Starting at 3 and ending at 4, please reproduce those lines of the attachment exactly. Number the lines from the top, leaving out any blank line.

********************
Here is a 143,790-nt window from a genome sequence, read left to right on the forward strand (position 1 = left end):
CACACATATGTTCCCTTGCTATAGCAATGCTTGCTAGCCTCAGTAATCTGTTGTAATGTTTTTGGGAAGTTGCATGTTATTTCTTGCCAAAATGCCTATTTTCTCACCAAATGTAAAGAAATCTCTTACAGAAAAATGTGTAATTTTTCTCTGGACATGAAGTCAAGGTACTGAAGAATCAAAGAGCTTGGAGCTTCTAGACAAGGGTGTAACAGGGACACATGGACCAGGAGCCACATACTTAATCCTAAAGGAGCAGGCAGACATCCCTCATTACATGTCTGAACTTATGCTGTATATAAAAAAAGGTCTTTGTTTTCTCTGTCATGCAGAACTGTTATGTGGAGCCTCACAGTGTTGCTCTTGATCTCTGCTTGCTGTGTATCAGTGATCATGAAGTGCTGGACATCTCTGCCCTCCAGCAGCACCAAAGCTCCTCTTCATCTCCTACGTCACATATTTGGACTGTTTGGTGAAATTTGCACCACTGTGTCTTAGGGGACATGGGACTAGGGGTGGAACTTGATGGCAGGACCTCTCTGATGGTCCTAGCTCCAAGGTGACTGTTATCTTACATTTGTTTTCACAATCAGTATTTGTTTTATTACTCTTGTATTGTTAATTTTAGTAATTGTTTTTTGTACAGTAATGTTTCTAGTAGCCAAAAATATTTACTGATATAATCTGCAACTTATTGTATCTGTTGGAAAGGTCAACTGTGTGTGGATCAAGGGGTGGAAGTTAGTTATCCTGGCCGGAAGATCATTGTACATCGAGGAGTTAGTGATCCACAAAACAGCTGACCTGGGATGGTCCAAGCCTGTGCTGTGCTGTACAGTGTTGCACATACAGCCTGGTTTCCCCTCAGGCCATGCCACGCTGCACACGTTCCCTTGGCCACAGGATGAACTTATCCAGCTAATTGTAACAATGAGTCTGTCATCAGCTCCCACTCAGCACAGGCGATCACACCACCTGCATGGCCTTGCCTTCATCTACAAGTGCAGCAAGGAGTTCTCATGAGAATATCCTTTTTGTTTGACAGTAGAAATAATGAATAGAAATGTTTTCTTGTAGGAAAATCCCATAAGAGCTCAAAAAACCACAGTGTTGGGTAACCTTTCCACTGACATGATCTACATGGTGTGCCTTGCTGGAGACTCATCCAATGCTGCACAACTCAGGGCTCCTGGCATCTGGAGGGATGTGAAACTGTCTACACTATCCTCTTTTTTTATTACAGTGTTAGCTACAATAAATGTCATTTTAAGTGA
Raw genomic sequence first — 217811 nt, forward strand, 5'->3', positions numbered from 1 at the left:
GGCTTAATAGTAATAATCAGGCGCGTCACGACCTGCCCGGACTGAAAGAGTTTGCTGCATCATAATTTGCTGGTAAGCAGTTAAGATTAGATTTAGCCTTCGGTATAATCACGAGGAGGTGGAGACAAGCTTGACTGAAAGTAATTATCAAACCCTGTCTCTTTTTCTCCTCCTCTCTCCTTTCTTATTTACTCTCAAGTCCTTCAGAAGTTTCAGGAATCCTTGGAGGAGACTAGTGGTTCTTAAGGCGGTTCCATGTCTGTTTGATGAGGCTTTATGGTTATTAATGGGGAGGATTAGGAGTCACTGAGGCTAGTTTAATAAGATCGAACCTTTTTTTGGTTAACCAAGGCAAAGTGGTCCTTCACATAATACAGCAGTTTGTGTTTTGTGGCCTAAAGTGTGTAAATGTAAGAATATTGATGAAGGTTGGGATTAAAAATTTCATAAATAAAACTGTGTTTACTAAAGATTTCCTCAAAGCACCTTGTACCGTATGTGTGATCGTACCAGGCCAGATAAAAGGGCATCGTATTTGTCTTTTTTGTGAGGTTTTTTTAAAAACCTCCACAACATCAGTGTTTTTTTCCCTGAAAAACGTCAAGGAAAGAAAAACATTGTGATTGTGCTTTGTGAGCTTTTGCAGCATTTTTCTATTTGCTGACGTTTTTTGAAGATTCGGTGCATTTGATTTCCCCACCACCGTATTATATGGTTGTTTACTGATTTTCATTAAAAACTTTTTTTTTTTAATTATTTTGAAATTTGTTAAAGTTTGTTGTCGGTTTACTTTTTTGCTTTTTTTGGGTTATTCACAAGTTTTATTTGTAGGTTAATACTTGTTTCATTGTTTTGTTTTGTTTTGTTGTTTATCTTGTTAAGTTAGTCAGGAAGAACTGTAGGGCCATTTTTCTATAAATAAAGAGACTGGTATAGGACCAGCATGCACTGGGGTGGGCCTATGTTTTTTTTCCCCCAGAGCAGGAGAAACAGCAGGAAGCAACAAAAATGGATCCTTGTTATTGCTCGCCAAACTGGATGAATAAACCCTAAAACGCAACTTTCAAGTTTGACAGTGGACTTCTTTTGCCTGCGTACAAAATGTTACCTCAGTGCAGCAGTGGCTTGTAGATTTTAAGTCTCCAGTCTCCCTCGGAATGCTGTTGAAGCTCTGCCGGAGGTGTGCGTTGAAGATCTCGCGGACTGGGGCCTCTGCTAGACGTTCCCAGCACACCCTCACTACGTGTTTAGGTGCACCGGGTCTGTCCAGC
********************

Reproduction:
Raw genomic sequence first — 217811 nt, forward strand, 5'->3', positions numbered from 1 at the left:
GGCTTAATAGTAATAATCAGGCGCGTCACGACCTGCCCGGACTGAAAGAGTTTGCTGCATCATAATTTGCTGGTAAGCAGTTAAGATTAGATTTAGCCTTCGGTATAATCACGAGGAGGTGGAGACAAGCTTGACTGAAAGTAATTATCAAACCCTGTCTCTTTTTCTCCTCCTCTCTCCTTTCTTATTTACTCTCAAGTCCTTCAGAAGTTTCAGGAATCCTTGGAGGAGACTAGTGGTTCTTAAGGCGGTTCCATGTCTGTTTGATGAGGCTTTATGGTTATTAATGGGGAGGATTAGGAGTCACTGAGGCTAGTTTAATAAGATCGAACCTTTTTTTGGTTAACCAAGGCAAAGTGGTCCTTCACATAATACAGCAGTTTGTGTTTTGTGGCCTAAAGTGTGTAAATGTAAGAATATTGATGAAGGTTGGGATTAAAAATTTCATAAATAAAACTGTGTTTACTAAAGATTTCCTCAAAGCACCTTGTACCGTATGTGTGATCGTACCAGGCCAGATAAAAGGGCATCGTATTTGTCTTTTTTGTGAGGTTTTTTTAAAAACCTCCACAACATCAGTGTTTTTTTCCCTGAAAAACGTCAAGGAAAGAAAAACATTGTGATTGTGCTTTGTGAGCTTTTGCAGCATTTTTCTATTTGCTGACGTTTTTTGAAGATTCGGTGCATTTGATTTCCCCACCACCGTATTATATGGTTGTTTACTGATTTTCATTAAAAACTTTTTTTTTTTAATTATTTTGAAATTTGTTAAAGTTTGTTGTCGGTTTACTTTTTTGCTTTTTTTGGGTTATTCACAAGTTTTATTTGTAGGTTAATACTTGTTTCATTGTTTTGTTTTGTTTTGTTGTTTATCTTGTTAAGTTAGTCAGGAAGAACTGTAGGGCCATTTTTCTATAAATAAAGAGACTGGTATAGGACCAGCATGCACTGGGGTGGGCCTATGTTTTTTTTCCCCCAGAGCAGGAGAAACAGCAGGAAGCAACAAAAATGGATCCTTGTTATTGCTCGCCAAACTGGATGAATAAACCCTAAAACGCAACTTTCAAGTTTGACAGTGGACTTCTTTTGCCTGCGTACAAAATGTTACCTCAGTGCAGCAGTGGCTTGTAGATTTTAAGTCTCCAGTCTCCCTCGGAATGCTGTTGAAGCTCTGCCGGAGGTGTGCGTTGAAGATCTCGCGGACTGGGGCCTCTGCTAGACGTTCCCAGCACACCCTCACTACGTGTTTAGGTGCACCGGGTCTGTCCAGC